'Holiday Revue' satirizes season's traditions
If traditional entertainments makes your Christmas spirit melt faster than Frosty the Snowman in a microwave, you may be in the mood for something new.
Pittsburgh Public Theater is hosting "The Second City's Dysfunctional Holiday Revue," an offbeat, satirical look at holidays and the people we celebrate them with.
The holiday-themed revue uses sketch comedy, improvisation and music to skewer Christmas carols, Hanukkah traditions, family get-togethers and myriad related contemporary practices.
"It's about the absurdity of everyday life and the things we take for granted," says Tim Baltz, one of The Second City's newer and younger recruits to the company's improvisational team who will perform here. "There are things about the holiday such as its absurd consumerism ... and the way couples and families interact. It's a holiday revue in the sense that a lot of the material is about that, but there is also other material."
Since its beginning in 1959, the Chicago-based improvisational group The Second City has been a dependable supplier of improvised and comedic entertainment, as well as a springboard for new talent. Prominent performers who were with The Second City in the early days of their careers include Stephen Colbert, Amy Sedaris, Mike Myers and Robert Klein, as well as Joan Rivers, John Belushi and Dan Ackroyd.
"I think it's the combination of wanting to work on our weaknesses and continuing to build on our strengths," Baltz says.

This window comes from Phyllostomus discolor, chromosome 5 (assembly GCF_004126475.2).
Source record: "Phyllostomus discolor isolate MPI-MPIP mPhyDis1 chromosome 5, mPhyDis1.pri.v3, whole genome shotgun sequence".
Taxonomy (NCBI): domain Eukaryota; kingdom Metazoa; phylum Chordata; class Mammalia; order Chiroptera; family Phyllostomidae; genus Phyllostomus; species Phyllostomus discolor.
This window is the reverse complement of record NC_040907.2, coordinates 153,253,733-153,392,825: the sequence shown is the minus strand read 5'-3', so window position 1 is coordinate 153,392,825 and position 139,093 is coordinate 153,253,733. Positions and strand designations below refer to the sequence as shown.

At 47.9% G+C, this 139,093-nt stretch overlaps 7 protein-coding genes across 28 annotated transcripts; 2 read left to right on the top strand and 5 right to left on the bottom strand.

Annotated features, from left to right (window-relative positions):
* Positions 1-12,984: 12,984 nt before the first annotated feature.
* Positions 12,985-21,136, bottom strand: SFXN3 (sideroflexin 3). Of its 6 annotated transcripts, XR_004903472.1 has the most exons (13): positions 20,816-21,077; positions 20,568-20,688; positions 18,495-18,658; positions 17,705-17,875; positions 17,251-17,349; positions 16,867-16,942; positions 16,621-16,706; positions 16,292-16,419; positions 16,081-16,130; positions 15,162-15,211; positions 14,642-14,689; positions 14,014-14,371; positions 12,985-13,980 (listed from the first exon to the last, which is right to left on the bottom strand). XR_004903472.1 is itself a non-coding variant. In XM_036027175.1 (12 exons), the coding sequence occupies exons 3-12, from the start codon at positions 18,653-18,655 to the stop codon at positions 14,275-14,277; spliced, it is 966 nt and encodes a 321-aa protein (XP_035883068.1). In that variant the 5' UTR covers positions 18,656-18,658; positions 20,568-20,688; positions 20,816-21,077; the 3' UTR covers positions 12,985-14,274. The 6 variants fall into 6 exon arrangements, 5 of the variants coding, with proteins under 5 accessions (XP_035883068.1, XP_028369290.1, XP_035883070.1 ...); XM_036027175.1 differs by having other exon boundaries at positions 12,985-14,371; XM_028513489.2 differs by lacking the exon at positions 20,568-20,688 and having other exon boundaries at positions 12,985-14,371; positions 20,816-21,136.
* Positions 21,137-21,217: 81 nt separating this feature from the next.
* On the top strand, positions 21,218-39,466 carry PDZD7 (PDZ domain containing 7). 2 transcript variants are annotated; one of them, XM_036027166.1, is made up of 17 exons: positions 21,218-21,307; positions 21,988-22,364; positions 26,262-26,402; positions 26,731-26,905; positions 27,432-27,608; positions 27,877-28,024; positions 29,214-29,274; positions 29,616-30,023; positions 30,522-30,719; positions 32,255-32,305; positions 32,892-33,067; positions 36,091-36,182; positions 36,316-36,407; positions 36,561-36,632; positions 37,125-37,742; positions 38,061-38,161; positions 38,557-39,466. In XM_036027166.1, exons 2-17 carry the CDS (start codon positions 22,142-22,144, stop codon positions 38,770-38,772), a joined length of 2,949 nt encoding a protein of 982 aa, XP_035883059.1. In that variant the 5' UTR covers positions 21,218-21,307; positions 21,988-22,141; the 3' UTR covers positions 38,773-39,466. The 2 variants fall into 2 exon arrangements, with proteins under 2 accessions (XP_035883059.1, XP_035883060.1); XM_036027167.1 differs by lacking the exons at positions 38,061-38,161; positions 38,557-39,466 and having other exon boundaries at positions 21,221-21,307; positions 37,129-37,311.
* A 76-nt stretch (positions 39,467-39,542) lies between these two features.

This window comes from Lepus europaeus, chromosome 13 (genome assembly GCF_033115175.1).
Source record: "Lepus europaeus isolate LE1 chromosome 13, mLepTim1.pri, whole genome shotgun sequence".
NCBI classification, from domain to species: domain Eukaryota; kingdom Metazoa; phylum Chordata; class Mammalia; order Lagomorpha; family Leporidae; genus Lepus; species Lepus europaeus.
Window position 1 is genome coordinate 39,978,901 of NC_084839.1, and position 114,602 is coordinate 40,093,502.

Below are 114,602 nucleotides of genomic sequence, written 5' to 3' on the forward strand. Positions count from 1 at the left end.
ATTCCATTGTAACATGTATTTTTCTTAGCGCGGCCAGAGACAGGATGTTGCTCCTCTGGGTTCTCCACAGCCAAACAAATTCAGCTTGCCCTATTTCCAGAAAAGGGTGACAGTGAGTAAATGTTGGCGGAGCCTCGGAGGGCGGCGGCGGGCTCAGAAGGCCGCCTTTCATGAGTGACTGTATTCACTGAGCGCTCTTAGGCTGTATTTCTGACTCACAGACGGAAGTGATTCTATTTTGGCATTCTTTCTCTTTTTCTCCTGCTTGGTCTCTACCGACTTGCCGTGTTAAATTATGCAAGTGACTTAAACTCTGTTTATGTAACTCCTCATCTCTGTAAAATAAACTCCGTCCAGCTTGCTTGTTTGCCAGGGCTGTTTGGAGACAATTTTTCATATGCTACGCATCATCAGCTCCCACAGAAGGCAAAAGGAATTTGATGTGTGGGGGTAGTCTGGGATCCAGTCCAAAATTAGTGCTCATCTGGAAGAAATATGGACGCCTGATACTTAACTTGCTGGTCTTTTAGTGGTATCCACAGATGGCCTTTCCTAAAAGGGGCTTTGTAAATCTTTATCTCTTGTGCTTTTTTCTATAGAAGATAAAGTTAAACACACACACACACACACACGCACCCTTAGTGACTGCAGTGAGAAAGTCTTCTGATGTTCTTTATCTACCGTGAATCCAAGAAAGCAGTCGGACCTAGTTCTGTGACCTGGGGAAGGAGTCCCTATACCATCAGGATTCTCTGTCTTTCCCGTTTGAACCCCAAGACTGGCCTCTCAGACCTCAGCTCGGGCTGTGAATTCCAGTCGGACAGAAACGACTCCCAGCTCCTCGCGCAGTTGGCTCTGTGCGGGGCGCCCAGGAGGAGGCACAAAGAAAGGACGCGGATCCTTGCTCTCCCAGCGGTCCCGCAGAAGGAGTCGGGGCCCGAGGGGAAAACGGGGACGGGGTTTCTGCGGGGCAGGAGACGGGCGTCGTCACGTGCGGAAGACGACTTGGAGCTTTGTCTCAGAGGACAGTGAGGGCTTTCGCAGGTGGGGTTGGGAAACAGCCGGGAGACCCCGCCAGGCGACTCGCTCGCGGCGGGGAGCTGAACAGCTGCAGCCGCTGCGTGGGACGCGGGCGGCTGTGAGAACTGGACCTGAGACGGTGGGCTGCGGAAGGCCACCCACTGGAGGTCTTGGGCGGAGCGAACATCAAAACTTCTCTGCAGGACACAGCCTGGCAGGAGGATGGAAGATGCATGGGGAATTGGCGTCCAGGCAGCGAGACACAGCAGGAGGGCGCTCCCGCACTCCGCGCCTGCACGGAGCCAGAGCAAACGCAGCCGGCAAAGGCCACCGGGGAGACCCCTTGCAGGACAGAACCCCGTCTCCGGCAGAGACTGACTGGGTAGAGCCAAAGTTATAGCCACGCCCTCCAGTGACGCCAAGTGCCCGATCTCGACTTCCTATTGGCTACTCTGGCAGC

As you might expect from a company that's known for its improvisational work, it's difficult to tell audiences exactly what material they'll see during "The Second City's Dysfunctional Holiday Revue."
Change is the only constant.
"The show a lot of transitions. At least once a month, new scenes come in so we as actors have a challenge," Baltz says.
New material originates through improvisation -- spontaneous performances generated from an audience suggestion that begins with something as simple as a word -- shopping -- or a concept -- Santa coping with Department of Homeland Security regulations. The improvisation evolves as performers interact with each other, using their creativity to expand on the original suggestion. Running time can be anywhere between 10 seconds and 30 minutes.
The third act of "The Second City's Dysfunctional Holiday Revue" runs between 25 and 30 minutes and is a completely improvised musical. "It's hard, but so rewarding," Baltz says.
Sketches make up the majority of "The Second City's Dysfunctional Holiday Revue," Baltz says. "Between 80 and 90 percent of it is scripted. It's material that has been finely tuned and presented over and over." But even sketches allow room for on-the-spot improvisations that can be influenced by audience mood or performers' inspiration.
"In improv you use your instincts to edit -- to end (a segment) or to bring something new into a scene," Baltz says.
Audience and location have a strong influence on material that's presented and how it's performed. Although the material spoofs and satirizes with an irreverent slant, entertainment is primary. What's presented is tailored to who's expected to show up. "We will change (material) if it's say a largely military audience or a very conservative house," Baltz says.
The company also enjoys doing some investigative work in each town so they can insert local references and current events into the performance. "The audience loves it. But it's great because we get to learn about the town."
'The Second City's Dysfunctional Holiday Revue'Presented by: Pittsburgh Public Theater
When: 8 p.m. today-Fridayand 7 and 10 p.m. Saturday
Admission: $25.50-$45.50; $12.50 for students with ID and age 26 or younger
Where: O'Reilly Theater, 621 Penn Ave., Downtown
Details: 412-316-1600 or www.ppt.org